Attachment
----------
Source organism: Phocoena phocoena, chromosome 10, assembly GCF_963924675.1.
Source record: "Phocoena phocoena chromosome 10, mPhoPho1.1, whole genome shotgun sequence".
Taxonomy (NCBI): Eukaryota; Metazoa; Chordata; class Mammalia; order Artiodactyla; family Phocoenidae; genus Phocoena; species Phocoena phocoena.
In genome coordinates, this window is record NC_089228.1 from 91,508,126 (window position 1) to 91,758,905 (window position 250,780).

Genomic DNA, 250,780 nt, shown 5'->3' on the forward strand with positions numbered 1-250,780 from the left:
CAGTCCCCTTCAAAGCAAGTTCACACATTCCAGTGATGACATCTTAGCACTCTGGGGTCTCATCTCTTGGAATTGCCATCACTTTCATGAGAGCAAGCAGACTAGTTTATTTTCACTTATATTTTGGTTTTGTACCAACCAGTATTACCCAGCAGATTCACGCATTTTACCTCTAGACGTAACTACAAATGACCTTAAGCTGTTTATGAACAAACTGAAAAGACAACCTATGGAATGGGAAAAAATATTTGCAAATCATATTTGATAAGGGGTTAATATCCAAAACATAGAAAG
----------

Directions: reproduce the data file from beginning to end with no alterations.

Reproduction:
Source organism: Phocoena phocoena, chromosome 10, assembly GCF_963924675.1.
Source record: "Phocoena phocoena chromosome 10, mPhoPho1.1, whole genome shotgun sequence".
Taxonomy (NCBI): Eukaryota; Metazoa; Chordata; class Mammalia; order Artiodactyla; family Phocoenidae; genus Phocoena; species Phocoena phocoena.
In genome coordinates, this window is record NC_089228.1 from 91,508,126 (window position 1) to 91,758,905 (window position 250,780).

Genomic DNA, 250,780 nt, shown 5'->3' on the forward strand with positions numbered 1-250,780 from the left:
CAGTCCCCTTCAAAGCAAGTTCACACATTCCAGTGATGACATCTTAGCACTCTGGGGTCTCATCTCTTGGAATTGCCATCACTTTCATGAGAGCAAGCAGACTAGTTTATTTTCACTTATATTTTGGTTTTGTACCAACCAGTATTACCCAGCAGATTCACGCATTTTACCTCTAGACGTAACTACAAATGACCTTAAGCTGTTTATGAACAAACTGAAAAGACAACCTATGGAATGGGAAAAAATATTTGCAAATCATATTTGATAAGGGGTTAATATCCAAAACATAGAAAG